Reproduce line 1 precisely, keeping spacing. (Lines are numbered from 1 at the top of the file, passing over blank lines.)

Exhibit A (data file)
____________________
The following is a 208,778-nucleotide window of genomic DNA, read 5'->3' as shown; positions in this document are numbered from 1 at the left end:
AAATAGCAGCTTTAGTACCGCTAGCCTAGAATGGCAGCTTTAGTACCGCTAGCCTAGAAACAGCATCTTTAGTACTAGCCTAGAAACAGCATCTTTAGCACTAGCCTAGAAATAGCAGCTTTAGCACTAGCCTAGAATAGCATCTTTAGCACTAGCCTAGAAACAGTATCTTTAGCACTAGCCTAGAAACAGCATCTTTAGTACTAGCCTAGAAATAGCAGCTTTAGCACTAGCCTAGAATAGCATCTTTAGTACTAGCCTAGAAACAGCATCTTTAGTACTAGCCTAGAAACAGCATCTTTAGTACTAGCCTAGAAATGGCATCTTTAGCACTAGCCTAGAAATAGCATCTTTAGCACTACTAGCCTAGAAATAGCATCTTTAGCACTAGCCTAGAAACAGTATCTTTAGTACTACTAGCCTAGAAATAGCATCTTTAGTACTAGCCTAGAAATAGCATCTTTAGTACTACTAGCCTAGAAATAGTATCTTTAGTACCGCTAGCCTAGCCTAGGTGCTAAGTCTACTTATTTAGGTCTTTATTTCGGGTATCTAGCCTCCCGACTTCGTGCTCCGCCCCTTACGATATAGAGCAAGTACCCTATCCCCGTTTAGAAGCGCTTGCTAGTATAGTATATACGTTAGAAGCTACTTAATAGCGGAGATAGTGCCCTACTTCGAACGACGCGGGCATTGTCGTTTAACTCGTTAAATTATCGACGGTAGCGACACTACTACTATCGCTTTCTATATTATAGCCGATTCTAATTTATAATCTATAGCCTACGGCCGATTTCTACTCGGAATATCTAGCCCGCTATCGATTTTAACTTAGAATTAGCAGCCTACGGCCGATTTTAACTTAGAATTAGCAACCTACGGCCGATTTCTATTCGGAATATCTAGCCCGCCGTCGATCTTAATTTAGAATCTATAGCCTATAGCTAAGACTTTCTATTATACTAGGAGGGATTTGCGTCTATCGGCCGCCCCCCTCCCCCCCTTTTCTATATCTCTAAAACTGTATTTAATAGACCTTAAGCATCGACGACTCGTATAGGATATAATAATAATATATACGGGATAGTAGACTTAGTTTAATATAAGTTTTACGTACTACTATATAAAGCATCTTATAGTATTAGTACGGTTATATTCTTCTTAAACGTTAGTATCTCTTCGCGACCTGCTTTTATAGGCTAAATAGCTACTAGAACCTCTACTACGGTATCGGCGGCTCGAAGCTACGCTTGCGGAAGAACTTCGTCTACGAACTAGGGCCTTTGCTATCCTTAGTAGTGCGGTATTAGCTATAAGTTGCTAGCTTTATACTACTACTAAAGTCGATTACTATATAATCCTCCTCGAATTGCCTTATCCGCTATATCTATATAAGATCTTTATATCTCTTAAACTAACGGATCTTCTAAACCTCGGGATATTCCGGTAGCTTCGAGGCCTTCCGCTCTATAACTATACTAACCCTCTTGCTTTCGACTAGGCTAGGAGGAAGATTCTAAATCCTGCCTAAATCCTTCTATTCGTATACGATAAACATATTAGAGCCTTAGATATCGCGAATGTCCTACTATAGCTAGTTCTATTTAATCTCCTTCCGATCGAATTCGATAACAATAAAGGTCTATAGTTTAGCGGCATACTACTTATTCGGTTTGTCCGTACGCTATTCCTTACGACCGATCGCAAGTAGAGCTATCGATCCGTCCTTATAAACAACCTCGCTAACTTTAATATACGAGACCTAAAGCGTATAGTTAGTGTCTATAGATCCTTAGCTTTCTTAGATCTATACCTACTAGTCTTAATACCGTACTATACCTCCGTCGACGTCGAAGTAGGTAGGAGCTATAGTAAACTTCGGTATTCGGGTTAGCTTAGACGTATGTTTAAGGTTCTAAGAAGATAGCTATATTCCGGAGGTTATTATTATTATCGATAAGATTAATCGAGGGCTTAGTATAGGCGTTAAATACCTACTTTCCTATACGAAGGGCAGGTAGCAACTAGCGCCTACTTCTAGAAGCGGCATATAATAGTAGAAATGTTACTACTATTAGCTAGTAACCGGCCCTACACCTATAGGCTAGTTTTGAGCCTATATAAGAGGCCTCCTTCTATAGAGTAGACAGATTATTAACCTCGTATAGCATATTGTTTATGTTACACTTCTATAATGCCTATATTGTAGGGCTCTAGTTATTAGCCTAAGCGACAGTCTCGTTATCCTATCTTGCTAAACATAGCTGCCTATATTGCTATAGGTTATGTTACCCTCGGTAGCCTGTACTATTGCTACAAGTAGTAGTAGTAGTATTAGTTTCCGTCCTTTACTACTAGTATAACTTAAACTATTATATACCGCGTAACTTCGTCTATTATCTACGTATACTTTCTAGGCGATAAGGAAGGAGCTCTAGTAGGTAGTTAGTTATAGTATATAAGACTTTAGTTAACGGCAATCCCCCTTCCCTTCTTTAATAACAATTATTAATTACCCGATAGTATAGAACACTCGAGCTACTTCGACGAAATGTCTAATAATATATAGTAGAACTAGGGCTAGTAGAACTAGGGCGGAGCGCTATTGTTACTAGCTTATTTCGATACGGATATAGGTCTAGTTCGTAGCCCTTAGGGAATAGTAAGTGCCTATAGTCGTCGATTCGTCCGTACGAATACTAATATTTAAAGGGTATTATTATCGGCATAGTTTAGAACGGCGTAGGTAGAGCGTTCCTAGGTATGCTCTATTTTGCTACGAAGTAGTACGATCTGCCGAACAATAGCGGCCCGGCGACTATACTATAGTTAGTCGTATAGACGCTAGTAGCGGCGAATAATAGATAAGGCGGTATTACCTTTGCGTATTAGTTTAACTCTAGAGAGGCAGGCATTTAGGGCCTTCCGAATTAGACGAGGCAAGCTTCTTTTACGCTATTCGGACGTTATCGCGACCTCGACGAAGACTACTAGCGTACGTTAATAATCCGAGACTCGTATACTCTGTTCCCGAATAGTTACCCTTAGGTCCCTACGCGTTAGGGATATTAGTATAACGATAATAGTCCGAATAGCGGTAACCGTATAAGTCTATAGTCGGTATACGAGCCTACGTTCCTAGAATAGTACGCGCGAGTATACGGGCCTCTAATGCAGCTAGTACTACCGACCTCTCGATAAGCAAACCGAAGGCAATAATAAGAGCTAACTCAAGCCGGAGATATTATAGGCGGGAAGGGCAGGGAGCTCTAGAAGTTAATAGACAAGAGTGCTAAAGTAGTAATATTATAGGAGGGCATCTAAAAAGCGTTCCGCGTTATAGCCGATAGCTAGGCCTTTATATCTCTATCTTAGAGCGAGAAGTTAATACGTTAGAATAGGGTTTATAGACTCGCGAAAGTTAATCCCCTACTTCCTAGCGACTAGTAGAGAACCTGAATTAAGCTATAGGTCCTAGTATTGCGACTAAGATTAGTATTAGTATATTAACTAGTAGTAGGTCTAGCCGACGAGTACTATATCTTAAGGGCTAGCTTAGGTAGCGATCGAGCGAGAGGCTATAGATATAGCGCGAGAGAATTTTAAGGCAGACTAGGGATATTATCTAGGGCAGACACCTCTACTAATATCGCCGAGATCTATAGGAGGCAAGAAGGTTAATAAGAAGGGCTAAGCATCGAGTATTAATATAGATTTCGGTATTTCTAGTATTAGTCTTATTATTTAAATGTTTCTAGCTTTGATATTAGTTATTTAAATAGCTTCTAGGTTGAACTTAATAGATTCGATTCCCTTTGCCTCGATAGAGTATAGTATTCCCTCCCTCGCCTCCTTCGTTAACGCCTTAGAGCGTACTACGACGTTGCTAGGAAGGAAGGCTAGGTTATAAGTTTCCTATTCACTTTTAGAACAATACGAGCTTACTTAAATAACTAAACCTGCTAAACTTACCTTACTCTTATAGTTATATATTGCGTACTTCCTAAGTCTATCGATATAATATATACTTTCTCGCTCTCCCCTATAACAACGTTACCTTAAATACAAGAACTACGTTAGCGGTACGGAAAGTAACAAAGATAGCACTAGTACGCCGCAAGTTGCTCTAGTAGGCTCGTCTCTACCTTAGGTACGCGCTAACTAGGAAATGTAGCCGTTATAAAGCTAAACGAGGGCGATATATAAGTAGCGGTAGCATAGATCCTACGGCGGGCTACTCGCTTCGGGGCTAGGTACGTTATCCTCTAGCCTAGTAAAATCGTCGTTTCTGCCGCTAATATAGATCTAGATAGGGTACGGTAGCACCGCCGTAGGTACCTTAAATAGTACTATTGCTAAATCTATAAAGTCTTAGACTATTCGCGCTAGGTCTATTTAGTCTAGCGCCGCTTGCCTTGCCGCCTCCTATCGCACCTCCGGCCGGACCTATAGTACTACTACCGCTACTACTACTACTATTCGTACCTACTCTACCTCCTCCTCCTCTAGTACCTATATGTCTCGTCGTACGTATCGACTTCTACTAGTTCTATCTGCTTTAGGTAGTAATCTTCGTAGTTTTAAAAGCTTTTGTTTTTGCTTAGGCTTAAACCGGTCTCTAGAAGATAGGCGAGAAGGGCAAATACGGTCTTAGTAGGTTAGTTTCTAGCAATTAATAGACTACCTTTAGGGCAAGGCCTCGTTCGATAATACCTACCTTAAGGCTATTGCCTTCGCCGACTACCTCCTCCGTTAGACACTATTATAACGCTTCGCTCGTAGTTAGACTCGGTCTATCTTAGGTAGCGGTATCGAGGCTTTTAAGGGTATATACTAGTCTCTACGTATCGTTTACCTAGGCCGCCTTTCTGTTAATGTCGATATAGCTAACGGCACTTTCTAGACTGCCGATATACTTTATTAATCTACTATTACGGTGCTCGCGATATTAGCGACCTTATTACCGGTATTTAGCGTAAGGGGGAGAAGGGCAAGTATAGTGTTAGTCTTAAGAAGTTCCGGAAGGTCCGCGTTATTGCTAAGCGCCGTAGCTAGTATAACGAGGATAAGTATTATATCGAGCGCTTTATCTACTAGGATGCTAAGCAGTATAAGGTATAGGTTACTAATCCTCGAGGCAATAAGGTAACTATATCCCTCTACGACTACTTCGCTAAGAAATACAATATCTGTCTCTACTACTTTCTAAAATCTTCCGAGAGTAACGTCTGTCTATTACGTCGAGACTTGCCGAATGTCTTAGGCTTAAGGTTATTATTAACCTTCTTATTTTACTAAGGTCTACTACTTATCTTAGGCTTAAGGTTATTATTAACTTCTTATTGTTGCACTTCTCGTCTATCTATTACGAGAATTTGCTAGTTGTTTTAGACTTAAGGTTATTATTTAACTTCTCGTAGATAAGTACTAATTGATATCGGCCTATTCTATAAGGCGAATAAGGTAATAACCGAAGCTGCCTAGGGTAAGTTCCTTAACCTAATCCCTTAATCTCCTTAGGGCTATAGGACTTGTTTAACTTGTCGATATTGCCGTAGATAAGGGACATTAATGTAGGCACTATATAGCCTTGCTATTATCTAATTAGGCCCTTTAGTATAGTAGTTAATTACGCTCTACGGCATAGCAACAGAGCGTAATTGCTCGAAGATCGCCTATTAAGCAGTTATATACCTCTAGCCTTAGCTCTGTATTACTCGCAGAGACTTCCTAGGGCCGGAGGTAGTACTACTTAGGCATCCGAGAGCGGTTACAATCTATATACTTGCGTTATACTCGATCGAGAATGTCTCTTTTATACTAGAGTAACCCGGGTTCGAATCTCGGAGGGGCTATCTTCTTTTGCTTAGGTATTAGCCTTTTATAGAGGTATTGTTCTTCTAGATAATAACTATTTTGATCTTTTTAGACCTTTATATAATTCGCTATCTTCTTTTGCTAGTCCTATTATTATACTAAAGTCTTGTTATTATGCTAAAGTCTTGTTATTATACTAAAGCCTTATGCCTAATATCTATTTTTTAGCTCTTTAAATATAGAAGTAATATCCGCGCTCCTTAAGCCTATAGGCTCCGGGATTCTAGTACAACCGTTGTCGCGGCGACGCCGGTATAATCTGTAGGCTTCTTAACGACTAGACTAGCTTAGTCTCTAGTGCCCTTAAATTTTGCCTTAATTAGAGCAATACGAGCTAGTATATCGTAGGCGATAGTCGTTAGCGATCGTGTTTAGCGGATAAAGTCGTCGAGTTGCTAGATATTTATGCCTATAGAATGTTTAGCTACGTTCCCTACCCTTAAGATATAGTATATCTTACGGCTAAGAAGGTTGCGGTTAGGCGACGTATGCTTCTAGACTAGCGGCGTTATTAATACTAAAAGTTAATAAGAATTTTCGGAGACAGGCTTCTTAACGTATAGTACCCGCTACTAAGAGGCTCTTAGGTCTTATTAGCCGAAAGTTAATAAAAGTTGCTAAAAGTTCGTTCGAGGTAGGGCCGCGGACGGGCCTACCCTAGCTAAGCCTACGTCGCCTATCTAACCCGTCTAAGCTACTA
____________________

The following is a 208,778-nucleotide window of genomic DNA, read 5'->3' as shown; positions in this document are numbered from 1 at the left end: